Sunday, June 13, 2010

Hands On Homeschool Blog Carnival- Summer Kick Off Edition

Welcome to the June 14, 2010 edition of the Hands On Homeschool Blog Carnival.

I am so very honored to be the host for this edition. Please accept my sincere apologies for this late edition. But better late than never, right? At least that's what I keep telling myself(and almost everyone else now that I have four kids!) God bless families like the Duggar's. How do they ever get anywhere on time I wonder? That being said, please take your time enjoying the offerings of this carnival. You're sure to find something great to fill your summer days. And just like great scenery is part of any great summer trip, please enjoy the great eye candy I have posted along the way for you...

GrrlScientist presents How Will You Celebrate International Migratory Bird Day? posted at Living the Scientific Life, saying, "A list of things you can do to help birds and other native wildlife, from small day-to-day changes to becoming a citizen activist."

Denise presents 20 Best Math Games and Puzzles posted at Let's Play Math!, saying, "Take a break from textbook math and enjoy yourself. I like to use games as a warm-up at Math Club meetings. My students love puzzles and will work much harder at such a challenge than they ever would do on a textbooky worksheet. Try your hand at a few of these, and let me know what you think."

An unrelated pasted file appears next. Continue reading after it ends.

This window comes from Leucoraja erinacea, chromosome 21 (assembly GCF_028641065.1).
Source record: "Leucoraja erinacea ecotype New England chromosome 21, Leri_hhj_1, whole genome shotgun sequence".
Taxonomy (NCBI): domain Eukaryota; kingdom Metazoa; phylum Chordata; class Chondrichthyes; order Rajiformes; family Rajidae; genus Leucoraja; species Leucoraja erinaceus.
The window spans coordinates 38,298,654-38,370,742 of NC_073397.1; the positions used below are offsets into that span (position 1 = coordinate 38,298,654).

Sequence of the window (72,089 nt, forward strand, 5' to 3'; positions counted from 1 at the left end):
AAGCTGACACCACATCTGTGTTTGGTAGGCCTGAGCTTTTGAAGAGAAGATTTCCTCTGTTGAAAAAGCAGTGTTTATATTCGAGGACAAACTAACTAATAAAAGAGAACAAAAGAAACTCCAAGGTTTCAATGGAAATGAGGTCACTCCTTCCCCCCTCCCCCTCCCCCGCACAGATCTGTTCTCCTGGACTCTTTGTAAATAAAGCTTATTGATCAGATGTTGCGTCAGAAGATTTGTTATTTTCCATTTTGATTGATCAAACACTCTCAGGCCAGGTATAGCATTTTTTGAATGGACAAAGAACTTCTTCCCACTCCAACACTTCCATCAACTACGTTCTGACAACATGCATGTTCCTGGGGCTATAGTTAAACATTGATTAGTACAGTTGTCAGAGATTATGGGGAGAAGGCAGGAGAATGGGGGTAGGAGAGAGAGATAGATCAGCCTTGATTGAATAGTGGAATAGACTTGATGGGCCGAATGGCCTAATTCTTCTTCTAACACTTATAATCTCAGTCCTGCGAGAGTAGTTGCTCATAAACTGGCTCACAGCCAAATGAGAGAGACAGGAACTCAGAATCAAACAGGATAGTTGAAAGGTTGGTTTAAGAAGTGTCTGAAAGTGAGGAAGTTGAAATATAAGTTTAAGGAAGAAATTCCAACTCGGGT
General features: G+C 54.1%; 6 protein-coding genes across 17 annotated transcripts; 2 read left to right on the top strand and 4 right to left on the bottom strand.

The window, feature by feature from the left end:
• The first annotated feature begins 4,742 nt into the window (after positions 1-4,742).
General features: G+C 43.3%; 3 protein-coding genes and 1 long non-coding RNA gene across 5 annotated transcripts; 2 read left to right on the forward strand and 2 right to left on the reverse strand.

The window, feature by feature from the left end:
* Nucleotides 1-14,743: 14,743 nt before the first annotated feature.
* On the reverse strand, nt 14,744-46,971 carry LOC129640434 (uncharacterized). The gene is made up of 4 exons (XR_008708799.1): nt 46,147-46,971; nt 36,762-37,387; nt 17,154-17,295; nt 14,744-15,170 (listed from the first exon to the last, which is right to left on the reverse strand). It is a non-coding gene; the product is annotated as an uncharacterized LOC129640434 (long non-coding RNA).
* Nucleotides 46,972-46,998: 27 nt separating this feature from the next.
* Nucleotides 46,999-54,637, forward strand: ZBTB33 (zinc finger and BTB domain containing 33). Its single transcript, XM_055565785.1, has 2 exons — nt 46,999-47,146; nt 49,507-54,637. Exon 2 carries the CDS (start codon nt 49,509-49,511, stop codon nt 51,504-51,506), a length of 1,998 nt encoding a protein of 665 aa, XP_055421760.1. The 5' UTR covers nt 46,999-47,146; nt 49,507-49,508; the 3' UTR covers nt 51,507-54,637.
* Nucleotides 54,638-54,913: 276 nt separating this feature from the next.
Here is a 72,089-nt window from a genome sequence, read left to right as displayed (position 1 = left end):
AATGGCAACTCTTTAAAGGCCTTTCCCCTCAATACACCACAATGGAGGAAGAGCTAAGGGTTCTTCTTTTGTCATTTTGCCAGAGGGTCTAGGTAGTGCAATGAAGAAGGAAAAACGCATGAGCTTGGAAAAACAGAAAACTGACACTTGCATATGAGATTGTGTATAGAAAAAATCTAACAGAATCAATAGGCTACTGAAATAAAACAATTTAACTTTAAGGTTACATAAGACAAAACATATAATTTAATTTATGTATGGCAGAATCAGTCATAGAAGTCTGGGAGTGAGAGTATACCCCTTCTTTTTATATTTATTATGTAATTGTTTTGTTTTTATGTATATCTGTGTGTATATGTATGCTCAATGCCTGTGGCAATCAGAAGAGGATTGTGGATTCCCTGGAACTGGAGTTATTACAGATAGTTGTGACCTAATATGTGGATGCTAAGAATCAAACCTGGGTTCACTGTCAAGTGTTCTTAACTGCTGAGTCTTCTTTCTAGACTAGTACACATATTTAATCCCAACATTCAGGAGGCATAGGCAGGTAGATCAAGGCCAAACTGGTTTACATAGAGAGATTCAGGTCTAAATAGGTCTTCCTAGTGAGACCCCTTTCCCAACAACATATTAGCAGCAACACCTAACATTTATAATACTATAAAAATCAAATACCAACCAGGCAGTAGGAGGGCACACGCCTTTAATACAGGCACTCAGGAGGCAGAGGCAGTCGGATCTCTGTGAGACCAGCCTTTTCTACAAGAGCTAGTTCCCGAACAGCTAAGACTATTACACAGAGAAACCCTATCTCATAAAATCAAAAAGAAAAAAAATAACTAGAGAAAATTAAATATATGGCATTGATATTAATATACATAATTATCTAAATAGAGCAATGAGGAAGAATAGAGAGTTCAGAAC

Nikki Olivier presents We play and learn a little more every day. posted at Our Journey in Him, saying, "We're a South African family living and learning together-these are some of the things which keep us busy during the day."

Nikki Olivier presents A Nature Walk in Winter. posted at Our Journey in Him, saying, "This is how we have combined living books and nature study on a recent Nature Walk."

Nadene presents Paper Dolls of Ancient History « Practical Pages posted at PracticalPages, saying, "Children will enjoy colouring in, cutting out and playing with these historical paper dolls. They are excellent for hands-on narrations, dramatizations and plays for History."

Tracy Beach presents New Teacher Downloadable: Give Parents Ideas to Avoid the “Summer Slide” posted at Math Learning, Fun & Education Blog : Dreambox Learning.

Angie in GA presents Weekly Wrap Up « TheOneThing posted at TheOneThing, saying, "Here is a link to my weekly Up date post I thought it might be helpful or inspiring to see how a HS family does it week to week"

Angie in GA presents Life Never Stops therefore Habit Training Shouldn?t Either posted at Habits for a Happy Home.

presents Printable Fathers Day Cards posted at Home Life Weekly, saying, "A great art project make your own printable Fathers Day cards is really easy."

Nadene presents Sniff and find your baby! posted at PracticalPages, saying, "Fun activity for Science, using all our senses to learn."